IT Governance Best practices, frameworks, management and monitoring, resource management, portfolio management, vendors management, IT service management, project management, etc. IT Governance will be considered when the Architecture Governance Framework is defined. There will obviously be touch points between the ADM and some other best practices used by the organization.

IT Governance is defined outside the Enterprise Architecture program

Skills, knowledge and education Skills, knowledge and education Enterprise Architecture skills will have to be addressed by the Architecture Capability Framework. Other skills may also be identified independently of the Enterprise Architecture program
IT Financial management IT budget, costs structures, measurement and metrics, targets, areas needing investments, etc. Finance is addressed outside the Enterprise Architecture program
KPIs, measurement and metrics, balance scorecards IT performance measurements on SMART objectives (Specific, Measurable, Achievable, Realistic, & Time bound) Every governance frameworks may have its own KPIs. Enterprise Architecture KPIs may be added to that list.
Technology opportunities Emerging technologies, business related benefits This can be done in parallel with the Enterprise Architecture program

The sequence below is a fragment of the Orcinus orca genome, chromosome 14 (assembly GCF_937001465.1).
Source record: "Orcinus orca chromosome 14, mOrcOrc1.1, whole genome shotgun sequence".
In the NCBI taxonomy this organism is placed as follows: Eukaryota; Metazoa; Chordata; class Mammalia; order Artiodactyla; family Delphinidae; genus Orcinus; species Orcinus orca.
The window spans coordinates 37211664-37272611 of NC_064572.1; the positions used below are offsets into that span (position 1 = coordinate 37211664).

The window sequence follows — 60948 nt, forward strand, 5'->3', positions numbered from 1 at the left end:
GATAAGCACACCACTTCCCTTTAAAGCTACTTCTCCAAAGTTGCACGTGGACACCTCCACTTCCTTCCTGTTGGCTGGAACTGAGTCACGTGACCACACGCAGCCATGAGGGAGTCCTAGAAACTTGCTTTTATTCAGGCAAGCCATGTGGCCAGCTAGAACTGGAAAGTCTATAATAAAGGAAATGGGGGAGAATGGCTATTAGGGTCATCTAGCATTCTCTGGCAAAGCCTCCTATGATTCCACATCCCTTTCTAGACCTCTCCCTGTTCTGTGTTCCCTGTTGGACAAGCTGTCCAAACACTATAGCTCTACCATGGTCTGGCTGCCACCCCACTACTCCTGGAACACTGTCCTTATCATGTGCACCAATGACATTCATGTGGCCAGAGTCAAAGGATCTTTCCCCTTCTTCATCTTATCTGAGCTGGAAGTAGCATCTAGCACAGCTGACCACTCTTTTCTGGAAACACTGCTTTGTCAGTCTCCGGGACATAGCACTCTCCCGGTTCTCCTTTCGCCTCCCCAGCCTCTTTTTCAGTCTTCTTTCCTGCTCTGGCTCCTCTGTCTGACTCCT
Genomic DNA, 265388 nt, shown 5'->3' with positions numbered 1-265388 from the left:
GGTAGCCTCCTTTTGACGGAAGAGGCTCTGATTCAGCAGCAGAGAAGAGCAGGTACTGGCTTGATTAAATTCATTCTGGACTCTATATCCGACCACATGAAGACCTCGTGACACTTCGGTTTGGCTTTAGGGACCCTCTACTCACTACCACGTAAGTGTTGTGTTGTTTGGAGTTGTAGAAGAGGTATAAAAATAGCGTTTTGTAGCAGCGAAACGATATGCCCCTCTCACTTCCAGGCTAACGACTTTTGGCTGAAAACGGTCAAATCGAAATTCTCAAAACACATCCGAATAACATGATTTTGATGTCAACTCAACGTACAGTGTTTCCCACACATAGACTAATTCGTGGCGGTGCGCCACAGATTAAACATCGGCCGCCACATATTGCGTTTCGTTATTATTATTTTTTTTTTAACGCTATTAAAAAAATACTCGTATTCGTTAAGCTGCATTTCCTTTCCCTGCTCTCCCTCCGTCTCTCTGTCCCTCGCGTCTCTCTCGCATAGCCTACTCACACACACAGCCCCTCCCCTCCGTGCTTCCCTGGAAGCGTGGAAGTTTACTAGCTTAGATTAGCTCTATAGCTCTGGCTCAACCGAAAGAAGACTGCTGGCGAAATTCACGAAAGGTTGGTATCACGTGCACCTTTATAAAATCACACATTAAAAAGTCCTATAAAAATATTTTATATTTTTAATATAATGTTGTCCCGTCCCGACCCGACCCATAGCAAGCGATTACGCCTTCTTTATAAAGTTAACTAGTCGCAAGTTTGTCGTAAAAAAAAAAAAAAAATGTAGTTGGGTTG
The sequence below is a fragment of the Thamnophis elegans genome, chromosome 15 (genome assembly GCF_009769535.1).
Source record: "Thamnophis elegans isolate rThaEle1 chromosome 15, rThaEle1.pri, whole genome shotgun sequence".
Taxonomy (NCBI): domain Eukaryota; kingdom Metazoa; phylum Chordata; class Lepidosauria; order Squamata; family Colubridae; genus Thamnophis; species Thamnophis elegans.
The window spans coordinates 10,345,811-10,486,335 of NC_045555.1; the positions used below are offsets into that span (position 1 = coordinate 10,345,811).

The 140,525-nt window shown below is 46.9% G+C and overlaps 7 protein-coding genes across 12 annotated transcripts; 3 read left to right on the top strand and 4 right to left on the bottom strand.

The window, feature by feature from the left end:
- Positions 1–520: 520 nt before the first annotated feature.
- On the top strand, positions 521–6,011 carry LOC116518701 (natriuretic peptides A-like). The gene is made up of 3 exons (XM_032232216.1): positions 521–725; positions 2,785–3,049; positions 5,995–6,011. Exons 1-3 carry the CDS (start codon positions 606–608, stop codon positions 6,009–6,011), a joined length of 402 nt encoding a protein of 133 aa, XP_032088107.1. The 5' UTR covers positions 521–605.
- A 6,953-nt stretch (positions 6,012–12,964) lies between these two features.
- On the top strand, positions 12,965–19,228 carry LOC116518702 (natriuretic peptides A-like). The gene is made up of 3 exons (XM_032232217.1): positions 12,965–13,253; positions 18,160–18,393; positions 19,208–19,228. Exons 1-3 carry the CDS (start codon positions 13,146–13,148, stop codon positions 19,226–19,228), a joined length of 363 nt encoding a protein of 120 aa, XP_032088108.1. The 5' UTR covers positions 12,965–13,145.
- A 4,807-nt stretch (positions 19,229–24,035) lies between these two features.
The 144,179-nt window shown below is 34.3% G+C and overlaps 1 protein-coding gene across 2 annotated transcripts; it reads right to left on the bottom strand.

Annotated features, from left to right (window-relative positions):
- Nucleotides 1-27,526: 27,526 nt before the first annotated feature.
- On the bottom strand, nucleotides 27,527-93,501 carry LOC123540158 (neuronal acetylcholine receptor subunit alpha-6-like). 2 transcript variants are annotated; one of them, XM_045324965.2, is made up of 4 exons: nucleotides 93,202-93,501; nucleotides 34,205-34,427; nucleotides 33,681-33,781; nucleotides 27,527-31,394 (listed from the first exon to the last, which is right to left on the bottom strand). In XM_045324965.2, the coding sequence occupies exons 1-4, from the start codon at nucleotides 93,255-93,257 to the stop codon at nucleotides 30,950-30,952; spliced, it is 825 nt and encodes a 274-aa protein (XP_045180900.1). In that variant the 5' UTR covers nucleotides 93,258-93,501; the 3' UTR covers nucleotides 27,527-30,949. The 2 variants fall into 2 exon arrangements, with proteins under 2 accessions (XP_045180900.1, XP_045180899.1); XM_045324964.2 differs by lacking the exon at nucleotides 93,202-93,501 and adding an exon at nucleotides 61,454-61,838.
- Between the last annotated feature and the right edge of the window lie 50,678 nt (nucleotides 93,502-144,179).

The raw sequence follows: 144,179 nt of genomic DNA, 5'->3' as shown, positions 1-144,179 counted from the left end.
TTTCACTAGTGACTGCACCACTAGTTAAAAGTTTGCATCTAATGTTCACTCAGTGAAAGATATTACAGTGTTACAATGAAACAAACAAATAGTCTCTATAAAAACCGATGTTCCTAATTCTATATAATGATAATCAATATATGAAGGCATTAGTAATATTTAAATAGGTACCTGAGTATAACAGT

Key issues and initiatives Summary or link to the IT Project portfolio This can be done in parallel with the Enterprise Architecture program
Color legend
Direct relationship with Enterprise Architecture
Indirect relationship with Enterprise Architecture
Produced somewhere else

The next step would be the review of the IT Strategy document by the main stakeholders who would accept or reject technology opportunities. This could also be used as an important source of information for the Strategic Planning exercise (please refer to another article for additional information:  “How Strategic Planning relates to Enterprise Architecture?“).

Once the IT Strategy has been reviewed, amended and authorized (which should in reality already be approved, as it is the result of various ADM cycles and the output of Phase F: Migration planning), the multi-disciplinary program team for the implementation during Phase G: Implementation Governance, will deliver the solutions to the business.

As already mentioned previously, the outline strategies will be refined and expanded with a low level of detail when addressing Segment and Capability architectures. This is the part that meets the first challenge described above, where we need different levels of detail for different stakeholders. The documents should be hierarchical, with the ability to drill down to lower levels as more detail is required.